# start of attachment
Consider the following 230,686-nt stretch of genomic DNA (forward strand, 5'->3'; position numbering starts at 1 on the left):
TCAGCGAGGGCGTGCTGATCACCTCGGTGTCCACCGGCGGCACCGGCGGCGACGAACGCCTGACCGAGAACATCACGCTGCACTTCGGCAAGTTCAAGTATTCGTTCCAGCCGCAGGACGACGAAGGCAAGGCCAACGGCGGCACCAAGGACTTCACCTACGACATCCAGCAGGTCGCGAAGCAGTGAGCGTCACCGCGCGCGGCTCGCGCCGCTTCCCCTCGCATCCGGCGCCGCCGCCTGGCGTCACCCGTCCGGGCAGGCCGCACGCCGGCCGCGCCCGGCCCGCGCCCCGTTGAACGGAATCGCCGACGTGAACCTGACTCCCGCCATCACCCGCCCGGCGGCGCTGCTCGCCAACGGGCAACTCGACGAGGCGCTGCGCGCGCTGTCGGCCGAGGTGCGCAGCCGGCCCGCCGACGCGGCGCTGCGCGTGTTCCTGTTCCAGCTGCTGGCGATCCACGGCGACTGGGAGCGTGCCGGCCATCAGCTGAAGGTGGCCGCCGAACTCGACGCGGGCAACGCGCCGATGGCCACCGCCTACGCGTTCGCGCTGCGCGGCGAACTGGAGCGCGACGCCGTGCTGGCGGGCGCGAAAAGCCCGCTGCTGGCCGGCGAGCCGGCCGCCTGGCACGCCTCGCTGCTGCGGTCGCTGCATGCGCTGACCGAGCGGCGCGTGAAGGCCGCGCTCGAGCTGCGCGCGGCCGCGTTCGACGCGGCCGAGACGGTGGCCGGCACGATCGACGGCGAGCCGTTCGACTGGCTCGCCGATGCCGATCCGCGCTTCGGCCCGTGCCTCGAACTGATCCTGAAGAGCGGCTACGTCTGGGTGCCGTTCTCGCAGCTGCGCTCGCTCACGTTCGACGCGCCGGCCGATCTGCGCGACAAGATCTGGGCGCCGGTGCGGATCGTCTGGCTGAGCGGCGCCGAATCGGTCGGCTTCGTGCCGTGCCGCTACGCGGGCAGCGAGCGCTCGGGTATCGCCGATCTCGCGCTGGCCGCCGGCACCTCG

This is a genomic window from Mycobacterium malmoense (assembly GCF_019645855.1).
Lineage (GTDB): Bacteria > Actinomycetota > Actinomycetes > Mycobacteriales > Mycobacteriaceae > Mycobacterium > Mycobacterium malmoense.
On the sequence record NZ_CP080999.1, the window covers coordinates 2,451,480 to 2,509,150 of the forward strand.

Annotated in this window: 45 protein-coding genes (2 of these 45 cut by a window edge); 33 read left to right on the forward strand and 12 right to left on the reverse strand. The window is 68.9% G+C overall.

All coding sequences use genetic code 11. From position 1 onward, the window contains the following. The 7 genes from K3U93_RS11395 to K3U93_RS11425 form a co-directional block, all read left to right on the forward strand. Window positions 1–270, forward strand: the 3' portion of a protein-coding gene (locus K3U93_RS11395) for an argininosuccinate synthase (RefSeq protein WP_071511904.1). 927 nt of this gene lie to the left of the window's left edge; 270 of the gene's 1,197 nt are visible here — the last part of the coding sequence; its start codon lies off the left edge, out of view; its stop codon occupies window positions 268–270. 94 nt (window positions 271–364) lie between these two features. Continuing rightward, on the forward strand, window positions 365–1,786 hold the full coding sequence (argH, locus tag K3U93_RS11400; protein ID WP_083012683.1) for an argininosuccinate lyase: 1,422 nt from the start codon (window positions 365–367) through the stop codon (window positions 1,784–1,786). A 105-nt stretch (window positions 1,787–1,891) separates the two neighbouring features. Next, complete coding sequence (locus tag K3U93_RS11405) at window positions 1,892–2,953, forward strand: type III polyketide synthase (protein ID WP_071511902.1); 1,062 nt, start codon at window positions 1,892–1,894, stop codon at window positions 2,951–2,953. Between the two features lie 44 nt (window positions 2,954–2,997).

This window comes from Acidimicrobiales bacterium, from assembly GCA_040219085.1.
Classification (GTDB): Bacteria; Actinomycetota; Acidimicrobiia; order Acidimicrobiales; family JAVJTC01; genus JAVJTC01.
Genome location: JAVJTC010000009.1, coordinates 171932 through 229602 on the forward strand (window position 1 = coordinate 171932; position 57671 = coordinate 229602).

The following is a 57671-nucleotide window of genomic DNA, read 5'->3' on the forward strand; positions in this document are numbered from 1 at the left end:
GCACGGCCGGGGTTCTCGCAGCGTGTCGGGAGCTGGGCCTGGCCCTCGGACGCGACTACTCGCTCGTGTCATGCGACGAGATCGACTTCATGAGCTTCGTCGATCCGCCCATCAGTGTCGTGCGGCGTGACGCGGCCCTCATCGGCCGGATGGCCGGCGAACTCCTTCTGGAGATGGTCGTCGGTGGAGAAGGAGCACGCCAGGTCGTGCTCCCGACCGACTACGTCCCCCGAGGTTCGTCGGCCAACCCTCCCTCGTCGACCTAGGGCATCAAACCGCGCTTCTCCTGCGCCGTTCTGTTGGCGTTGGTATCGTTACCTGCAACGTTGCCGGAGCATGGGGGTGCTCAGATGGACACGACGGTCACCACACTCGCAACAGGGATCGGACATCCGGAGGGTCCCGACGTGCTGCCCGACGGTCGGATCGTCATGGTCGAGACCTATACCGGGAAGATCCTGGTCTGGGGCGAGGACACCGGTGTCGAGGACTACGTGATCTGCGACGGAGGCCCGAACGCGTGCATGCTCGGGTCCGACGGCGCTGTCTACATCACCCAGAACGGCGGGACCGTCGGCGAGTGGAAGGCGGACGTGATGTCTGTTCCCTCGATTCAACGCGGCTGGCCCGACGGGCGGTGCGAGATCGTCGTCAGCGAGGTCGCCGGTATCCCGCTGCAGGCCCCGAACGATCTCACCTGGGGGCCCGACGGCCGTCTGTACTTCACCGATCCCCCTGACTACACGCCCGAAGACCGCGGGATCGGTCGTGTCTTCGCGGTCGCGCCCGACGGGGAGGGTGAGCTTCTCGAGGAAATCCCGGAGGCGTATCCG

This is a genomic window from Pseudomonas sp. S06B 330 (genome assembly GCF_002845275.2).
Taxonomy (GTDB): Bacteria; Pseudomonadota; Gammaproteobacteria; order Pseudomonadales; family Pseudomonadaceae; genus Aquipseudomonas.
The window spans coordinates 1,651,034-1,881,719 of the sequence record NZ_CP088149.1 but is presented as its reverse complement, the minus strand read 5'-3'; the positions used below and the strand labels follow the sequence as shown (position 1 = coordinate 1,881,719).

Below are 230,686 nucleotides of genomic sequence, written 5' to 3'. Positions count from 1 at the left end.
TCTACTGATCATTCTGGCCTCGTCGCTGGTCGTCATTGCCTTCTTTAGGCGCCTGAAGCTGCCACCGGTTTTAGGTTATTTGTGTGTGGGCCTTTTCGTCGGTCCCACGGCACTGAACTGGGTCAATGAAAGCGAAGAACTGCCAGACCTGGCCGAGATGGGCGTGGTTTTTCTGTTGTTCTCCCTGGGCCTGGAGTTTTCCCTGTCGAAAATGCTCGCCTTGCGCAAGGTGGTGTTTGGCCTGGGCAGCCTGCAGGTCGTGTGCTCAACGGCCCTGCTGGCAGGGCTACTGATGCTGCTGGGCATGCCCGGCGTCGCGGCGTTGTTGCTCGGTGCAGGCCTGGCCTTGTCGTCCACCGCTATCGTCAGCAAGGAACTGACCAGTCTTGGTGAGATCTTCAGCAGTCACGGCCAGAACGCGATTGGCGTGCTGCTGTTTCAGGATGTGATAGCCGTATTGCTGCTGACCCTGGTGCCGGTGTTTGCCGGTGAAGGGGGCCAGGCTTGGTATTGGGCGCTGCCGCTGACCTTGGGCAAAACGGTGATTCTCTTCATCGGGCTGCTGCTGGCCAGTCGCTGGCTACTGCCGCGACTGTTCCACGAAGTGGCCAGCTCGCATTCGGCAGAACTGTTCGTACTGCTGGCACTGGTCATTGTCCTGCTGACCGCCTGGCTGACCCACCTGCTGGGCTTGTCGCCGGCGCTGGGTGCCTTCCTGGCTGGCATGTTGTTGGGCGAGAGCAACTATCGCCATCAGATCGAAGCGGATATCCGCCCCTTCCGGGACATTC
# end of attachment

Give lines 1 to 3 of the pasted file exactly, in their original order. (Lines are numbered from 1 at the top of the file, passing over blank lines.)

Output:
Consider the following 230,686-nt stretch of genomic DNA (forward strand, 5'->3'; position numbering starts at 1 on the left):
TCAGCGAGGGCGTGCTGATCACCTCGGTGTCCACCGGCGGCACCGGCGGCGACGAACGCCTGACCGAGAACATCACGCTGCACTTCGGCAAGTTCAAGTATTCGTTCCAGCCGCAGGACGACGAAGGCAAGGCCAACGGCGGCACCAAGGACTTCACCTACGACATCCAGCAGGTCGCGAAGCAGTGAGCGTCACCGCGCGCGGCTCGCGCCGCTTCCCCTCGCATCCGGCGCCGCCGCCTGGCGTCACCCGTCCGGGCAGGCCGCACGCCGGCCGCGCCCGGCCCGCGCCCCGTTGAACGGAATCGCCGACGTGAACCTGACTCCCGCCATCACCCGCCCGGCGGCGCTGCTCGCCAACGGGCAACTCGACGAGGCGCTGCGCGCGCTGTCGGCCGAGGTGCGCAGCCGGCCCGCCGACGCGGCGCTGCGCGTGTTCCTGTTCCAGCTGCTGGCGATCCACGGCGACTGGGAGCGTGCCGGCCATCAGCTGAAGGTGGCCGCCGAACTCGACGCGGGCAACGCGCCGATGGCCACCGCCTACGCGTTCGCGCTGCGCGGCGAACTGGAGCGCGACGCCGTGCTGGCGGGCGCGAAAAGCCCGCTGCTGGCCGGCGAGCCGGCCGCCTGGCACGCCTCGCTGCTGCGGTCGCTGCATGCGCTGACCGAGCGGCGCGTGAAGGCCGCGCTCGAGCTGCGCGCGGCCGCGTTCGACGCGGCCGAGACGGTGGCCGGCACGATCGACGGCGAGCCGTTCGACTGGCTCGCCGATGCCGATCCGCGCTTCGGCCCGTGCCTCGAACTGATCCTGAAGAGCGGCTACGTCTGGGTGCCGTTCTCGCAGCTGCGCTCGCTCACGTTCGACGCGCCGGCCGATCTGCGCGACAAGATCTGGGCGCCGGTGCGGATCGTCTGGCTGAGCGGCGCCGAATCGGTCGGCTTCGTGCCGTGCCGCTACGCGGGCAGCGAGCGCTCGGGTATCGCCGATCTCGCGCTGGCCGCCGGCACCTCG

This is a genomic window from Mycobacterium malmoense (assembly GCF_019645855.1).